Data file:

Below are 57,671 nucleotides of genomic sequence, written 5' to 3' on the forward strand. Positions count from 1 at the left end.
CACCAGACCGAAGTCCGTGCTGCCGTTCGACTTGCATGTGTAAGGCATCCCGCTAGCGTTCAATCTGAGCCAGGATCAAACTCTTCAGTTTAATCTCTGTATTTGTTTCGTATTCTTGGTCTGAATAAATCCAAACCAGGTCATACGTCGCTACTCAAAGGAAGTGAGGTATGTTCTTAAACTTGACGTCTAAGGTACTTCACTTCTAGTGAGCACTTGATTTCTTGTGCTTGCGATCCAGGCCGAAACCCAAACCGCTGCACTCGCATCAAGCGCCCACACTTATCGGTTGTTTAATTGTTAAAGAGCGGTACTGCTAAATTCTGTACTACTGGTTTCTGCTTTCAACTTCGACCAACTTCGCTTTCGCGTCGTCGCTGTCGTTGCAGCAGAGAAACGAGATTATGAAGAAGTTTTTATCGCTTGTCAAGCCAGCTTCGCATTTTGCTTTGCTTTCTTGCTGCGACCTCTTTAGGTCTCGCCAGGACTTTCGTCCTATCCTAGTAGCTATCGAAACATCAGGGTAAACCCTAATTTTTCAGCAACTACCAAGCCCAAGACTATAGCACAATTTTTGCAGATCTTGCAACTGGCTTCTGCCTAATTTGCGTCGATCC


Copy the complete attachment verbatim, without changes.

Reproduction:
Below are 57,671 nucleotides of genomic sequence, written 5' to 3' on the forward strand. Positions count from 1 at the left end.
CACCAGACCGAAGTCCGTGCTGCCGTTCGACTTGCATGTGTAAGGCATCCCGCTAGCGTTCAATCTGAGCCAGGATCAAACTCTTCAGTTTAATCTCTGTATTTGTTTCGTATTCTTGGTCTGAATAAATCCAAACCAGGTCATACGTCGCTACTCAAAGGAAGTGAGGTATGTTCTTAAACTTGACGTCTAAGGTACTTCACTTCTAGTGAGCACTTGATTTCTTGTGCTTGCGATCCAGGCCGAAACCCAAACCGCTGCACTCGCATCAAGCGCCCACACTTATCGGTTGTTTAATTGTTAAAGAGCGGTACTGCTAAATTCTGTACTACTGGTTTCTGCTTTCAACTTCGACCAACTTCGCTTTCGCGTCGTCGCTGTCGTTGCAGCAGAGAAACGAGATTATGAAGAAGTTTTTATCGCTTGTCAAGCCAGCTTCGCATTTTGCTTTGCTTTCTTGCTGCGACCTCTTTAGGTCTCGCCAGGACTTTCGTCCTATCCTAGTAGCTATCGAAACATCAGGGTAAACCCTAATTTTTCAGCAACTACCAAGCCCAAGACTATAGCACAATTTTTGCAGATCTTGCAACTGGCTTCTGCCTAATTTGCGTCGATCC